Paint with Kevin Hill - City Lights Painting




How to Paint a City Skyline in Watercolor

Two Parts:

A city skyline is exciting to see and fun to paint. This project focuses on using geometric shapes, including the square, rectangle, triangle, and to a lesser degree, the circle rather than following the laws of perspective. The result is a stylized, make-believe view of a city rather than a realistic one. Artists of any skill level can have a good time exploring the city and build confidence by doing what can often be thought of as a difficult subject.

Steps

Preparing and Sketching

  1. Gather your supplies and find a well-lit, quiet place to work.Try to locate yourself where you can work undisturbed over a period of hours or even a day or two.
    • Find an array of brushes including flats in a variety of widths.
    • Get a water vessel, tissues, and a pencil with an eraser.
    • Have a piece of household sponge cut very small to use to stamp out windows. Use masking fluid and a small, flat brush to help you when creating the windows as well. A white wax crayon can be substituted. Either will resist the paint.
  2. Draw out the rooftops of all your buildings first.Open an 11” X 14” pad of 140 lb. watercolor paper. Hold the paper in either orientation. Draw, freehand, a line of building roofs in pencil all across the paper, near the top. Keep it simple - just draw geometric shapes side by side with lots of variety in heights. Include many deep dips for interest. Draw another line a little up from the bottom edge of the paper to indicate where the buildings start from at the bottom. Then draw lines down from the rooftops of the buildings ending at this line to sketch out the whole building.
  3. Sketch out center(s) of interest.On this sidewalk or street area, sketch a fountain or other thing that you might find in a real city. A figure or two, dog walkers, a memorial statue or sculpture, a small tree surrounded by a decorative fence, a table and chairs at a sidewalk café, a news stand, etc. Try not to place a feature in the dead center of your picture.
    • Mask out an area for your feature object(s) (fountain, statue.) Use masking fluid and a brush to scribble out a spot for these features and protect it from the paint.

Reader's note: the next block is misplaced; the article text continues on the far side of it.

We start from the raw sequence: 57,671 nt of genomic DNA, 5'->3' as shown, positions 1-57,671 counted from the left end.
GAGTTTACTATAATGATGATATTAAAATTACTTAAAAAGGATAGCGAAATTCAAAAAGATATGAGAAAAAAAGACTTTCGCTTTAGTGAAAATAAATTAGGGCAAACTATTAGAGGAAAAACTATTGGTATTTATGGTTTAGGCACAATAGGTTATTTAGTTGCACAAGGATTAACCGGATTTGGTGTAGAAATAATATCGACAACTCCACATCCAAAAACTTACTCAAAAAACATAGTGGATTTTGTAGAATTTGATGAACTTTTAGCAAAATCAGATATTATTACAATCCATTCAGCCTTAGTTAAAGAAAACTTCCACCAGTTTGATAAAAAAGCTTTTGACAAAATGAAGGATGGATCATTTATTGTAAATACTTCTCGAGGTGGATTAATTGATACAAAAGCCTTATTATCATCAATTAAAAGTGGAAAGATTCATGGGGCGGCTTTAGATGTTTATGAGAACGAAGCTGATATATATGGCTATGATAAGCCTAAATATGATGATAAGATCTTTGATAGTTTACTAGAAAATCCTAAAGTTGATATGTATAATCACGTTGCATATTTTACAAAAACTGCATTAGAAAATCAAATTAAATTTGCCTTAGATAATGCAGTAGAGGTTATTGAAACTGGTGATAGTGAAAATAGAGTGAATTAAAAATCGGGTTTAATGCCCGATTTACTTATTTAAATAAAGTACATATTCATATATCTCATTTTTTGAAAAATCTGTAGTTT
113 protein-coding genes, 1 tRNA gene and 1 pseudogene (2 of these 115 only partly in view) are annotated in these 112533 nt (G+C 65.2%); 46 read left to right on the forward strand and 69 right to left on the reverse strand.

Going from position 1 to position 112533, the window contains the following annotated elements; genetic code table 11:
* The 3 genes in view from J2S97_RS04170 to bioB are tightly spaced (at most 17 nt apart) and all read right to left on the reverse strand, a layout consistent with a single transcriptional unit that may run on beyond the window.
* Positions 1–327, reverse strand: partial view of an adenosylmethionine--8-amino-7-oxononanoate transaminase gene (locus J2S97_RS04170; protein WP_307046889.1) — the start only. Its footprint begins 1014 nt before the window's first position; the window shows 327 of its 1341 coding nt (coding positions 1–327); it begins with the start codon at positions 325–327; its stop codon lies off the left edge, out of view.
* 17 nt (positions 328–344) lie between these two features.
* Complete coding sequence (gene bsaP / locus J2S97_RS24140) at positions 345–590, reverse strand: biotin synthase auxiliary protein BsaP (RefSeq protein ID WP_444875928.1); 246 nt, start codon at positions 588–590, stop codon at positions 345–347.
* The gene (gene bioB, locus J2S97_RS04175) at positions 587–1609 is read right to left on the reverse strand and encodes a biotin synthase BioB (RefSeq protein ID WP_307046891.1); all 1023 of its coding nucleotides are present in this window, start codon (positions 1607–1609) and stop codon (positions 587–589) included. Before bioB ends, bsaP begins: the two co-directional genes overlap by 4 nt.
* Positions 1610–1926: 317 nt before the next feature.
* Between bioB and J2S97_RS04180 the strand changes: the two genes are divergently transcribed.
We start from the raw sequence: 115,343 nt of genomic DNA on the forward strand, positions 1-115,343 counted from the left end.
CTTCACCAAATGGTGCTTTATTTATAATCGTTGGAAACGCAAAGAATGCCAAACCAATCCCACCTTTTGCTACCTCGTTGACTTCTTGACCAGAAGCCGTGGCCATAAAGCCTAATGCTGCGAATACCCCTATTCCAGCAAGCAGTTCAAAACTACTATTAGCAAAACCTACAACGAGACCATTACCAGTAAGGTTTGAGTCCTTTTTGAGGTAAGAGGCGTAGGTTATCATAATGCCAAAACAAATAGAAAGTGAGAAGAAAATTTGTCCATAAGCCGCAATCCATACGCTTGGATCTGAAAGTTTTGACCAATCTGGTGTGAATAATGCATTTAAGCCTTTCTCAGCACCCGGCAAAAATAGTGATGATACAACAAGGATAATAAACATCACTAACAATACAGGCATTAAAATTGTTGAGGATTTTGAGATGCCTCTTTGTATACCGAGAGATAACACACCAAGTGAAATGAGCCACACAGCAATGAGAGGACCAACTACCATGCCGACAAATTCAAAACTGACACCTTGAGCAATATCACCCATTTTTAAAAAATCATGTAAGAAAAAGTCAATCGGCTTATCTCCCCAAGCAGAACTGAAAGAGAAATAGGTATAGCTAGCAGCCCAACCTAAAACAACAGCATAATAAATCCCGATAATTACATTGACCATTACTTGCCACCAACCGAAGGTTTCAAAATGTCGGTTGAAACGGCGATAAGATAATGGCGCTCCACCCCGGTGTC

4. Indicate windows one of two ways.Before painting, mask out some tiny windows. Use a small, flat brush and masking fluid. Or, use a light-colored crayon (white, yellow, etc.) and draw short strokes for windows. They can be randomly placed or grouped in creative ways.

Painting

  1. Prepare your brush.Pick up a 1” flat brush and load it with any color of well diluted paint, working from a puddle of color that you made on your palette. Do this by diluting any color with water. Don't scrimp, really fill your brush.
  2. Paint a layer of colored stripes for the buildings.Start at the top of one of the buildings and make a continuous stroke ending it at the line at the bottom of the page. Paint a number of lines in one color, repeating this for every outline of each building you made. Change colors for different buildings if you'd like. Continue until you have a multi-colored layer of various width stripes over the entire paper. Allow this to dry. A hairdryer can help with drying the page faster.
    • If you want to put two wet lines of color next to each other, leave a tiny sliver of dry paper between them.
    • If colors merge, go along with it, as a classic watercolor “happy accident.”
  3. Add another layer of colored stripes to add detail to your painting.Choose a ½” flat brush and load it with any color. Do this on the now-dry painting to preserve the freshness of colors you already put down. Paint doorways, more windows, edgings and frames along the tops of some of the windows and buildings, etc. Turn the brush sideways and use it to stamp texture on one or two of the buildings. Add any amount of small details you'd like until you are satisfied that your scene is interesting and varied. Allow this to dry.
  4. Paint the foreground.Unmask the area you preserved. Draw and paint the object(s) that you chose for visual interest. Paint the streets, the sidewalks, people, cars, or any other thing you'd find in a real city that you sketched out. Allow the piece to dry thoroughly and touch up areas that need punching up.
  5. Hang the picture to view over time.It might inspire you to paint another street scene. We get new ideas from looking at what we have created. We picture things we would like to change or add. This is what keeps us painting and creating. Also, be aware that in your travels, you will see city views with new eyes. Art makes your powers of observation keener and you will find a greater appreciation and beauty in what was once considered the mundane and ordinary.

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  • Play around with your paints prior to starting any project. Test color mixtures and above all, aim to achieve the correct consistency of paint. This one thing is all important in doing successful watercolors.
    • Put a few strokes of clear water onto your palette. Add pure, undiluted paint gradually.
    • Test the paint on scrap paper often. It should be thick enough to clearly show the color, but transparent enough to allow the white paper to shine through. Avoid, at all costs, working with your paint too dense.
  • A play of light is what makes watercolor successful. Use only good, strong watercolor paper (student grade if fine initially) to support the paint. Respect the white of the paper - allow it to do its work by not overwhelming it.




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Date: 07.12.2018, 21:56 / Views: 75252